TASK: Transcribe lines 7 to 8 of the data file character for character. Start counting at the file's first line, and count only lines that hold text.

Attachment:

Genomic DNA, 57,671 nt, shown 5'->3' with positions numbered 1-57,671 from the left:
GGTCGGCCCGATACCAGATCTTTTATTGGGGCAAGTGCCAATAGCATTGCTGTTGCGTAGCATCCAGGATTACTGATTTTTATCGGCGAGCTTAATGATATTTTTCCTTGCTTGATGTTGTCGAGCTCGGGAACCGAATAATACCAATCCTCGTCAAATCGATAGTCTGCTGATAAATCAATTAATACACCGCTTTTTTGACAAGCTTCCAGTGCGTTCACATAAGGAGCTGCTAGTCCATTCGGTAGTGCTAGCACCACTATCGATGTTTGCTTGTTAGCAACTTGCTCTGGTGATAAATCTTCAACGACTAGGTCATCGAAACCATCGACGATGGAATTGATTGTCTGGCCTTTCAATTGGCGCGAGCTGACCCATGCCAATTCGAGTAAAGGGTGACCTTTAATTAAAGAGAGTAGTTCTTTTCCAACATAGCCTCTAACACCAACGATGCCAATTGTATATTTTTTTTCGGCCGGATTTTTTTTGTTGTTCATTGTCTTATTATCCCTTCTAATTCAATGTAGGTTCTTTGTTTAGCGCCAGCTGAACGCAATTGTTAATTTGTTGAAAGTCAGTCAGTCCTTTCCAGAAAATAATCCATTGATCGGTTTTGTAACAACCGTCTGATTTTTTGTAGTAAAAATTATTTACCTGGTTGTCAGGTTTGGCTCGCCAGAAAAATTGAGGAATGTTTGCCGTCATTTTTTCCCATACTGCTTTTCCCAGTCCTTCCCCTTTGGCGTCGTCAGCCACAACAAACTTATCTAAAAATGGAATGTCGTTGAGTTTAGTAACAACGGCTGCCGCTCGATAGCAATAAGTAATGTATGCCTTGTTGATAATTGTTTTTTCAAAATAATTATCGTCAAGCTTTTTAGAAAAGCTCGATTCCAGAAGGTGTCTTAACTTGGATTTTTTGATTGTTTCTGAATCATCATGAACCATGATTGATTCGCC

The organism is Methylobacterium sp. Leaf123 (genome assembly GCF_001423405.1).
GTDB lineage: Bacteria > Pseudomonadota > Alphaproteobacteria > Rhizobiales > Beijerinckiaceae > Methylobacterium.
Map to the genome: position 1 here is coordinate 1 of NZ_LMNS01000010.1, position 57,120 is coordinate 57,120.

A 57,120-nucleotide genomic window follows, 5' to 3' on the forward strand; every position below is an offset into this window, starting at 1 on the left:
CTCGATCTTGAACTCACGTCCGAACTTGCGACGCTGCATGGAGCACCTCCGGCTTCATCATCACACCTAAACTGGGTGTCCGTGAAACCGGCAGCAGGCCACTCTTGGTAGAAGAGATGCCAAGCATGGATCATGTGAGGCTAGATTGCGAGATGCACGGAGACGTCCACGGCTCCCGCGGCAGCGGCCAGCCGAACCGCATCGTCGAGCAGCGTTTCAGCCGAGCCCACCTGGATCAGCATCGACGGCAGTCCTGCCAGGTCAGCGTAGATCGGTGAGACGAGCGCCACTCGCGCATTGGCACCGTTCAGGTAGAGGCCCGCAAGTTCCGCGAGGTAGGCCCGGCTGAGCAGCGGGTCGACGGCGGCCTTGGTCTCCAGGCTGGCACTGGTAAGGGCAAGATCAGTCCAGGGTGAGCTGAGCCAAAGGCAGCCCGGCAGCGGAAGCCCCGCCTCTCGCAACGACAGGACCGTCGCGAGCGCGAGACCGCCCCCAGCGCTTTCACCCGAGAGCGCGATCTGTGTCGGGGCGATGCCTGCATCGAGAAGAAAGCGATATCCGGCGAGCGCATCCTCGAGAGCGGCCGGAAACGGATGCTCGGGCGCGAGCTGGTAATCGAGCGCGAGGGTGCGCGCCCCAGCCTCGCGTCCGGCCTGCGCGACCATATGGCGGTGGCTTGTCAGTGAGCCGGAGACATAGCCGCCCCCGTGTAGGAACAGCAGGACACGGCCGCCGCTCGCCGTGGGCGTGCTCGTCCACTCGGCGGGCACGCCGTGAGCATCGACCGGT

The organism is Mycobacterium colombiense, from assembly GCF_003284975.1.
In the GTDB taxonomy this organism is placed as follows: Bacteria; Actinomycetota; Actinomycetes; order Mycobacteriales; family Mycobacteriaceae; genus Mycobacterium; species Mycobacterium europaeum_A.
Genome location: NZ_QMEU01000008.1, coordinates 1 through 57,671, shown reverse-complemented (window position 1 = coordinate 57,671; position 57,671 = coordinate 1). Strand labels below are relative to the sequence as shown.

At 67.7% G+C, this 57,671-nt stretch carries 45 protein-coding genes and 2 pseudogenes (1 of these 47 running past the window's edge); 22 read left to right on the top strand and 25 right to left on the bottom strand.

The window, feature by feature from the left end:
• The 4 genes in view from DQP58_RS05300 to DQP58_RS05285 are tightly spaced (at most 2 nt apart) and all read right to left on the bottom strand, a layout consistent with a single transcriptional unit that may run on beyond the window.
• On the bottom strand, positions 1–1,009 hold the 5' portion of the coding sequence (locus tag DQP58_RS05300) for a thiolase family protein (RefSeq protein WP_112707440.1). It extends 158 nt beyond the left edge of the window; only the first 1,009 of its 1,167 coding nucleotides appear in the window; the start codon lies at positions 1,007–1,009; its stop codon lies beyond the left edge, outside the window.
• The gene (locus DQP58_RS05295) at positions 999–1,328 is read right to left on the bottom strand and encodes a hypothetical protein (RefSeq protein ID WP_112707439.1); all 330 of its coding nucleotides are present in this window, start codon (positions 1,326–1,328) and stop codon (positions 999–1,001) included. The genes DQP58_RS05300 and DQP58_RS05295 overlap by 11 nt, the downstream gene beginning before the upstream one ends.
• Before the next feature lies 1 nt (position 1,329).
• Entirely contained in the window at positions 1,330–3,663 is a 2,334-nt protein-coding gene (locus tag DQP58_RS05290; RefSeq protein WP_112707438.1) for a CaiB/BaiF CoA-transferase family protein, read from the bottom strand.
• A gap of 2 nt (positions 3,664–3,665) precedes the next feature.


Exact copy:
CTCGATCTTGAACTCACGTCCGAACTTGCGACGCTGCATGGAGCACCTCCGGCTTCATCATCACACCTAAACTGGGTGTCCGTGAAACCGGCAGCAGGCCACTCTTGGTAGAAGAGATGCCAAGCATGGATCATGTGAGGCTAGATTGCGAGATGCACGGAGACGTCCACGGCTCCCGCGGCAGCGGCCAGCCGAACCGCATCGTCGAGCAGCGTTTCAGCCGAGCCCACCTGGATCAGCATCGACGGCAGTCCTGCCAGGTCAGCGTAGATCGGTGAGACGAGCGCCACTCGCGCATTGGCACCGTTCAGGTAGAGGCCCGCAAGTTCCGCGAGGTAGGCCCGGCTGAGCAGCGGGTCGACGGCGGCCTTGGTCTCCAGGCTGGCACTGGTAAGGGCAAGATCAGTCCAGGGTGAGCTGAGCCAAAGGCAGCCCGGCAGCGGAAGCCCCGCCTCTCGCAACGACAGGACCGTCGCGAGCGCGAGACCGCCCCCAGCGCTTTCACCCGAGAGCGCGATCTGTGTCGGGGCGATGCCTGCATCGAGAAGAAAGCGATATCCGGCGAGCGCATCCTCGAGAGCGGCCGGAAACGGATGCTCGGGCGCGAGCTGGTAATCGAGCGCGAGGGTGCGCGCCCCAGCCTCGCGTCCGGCCTGCGCGACCATATGGCGGTGGCTTGTCAGTGAGCCGGAGACATAGCCGCCCCCGTGTAGGAACAGCAGGACACGGCCGCCGCTCGCCGTGGGCGTGCTCGTCCACTCGGCGGGCACGCCGTGAGCATCGACCGGT

The organism is Mycobacterium colombiense, from assembly GCF_003284975.1.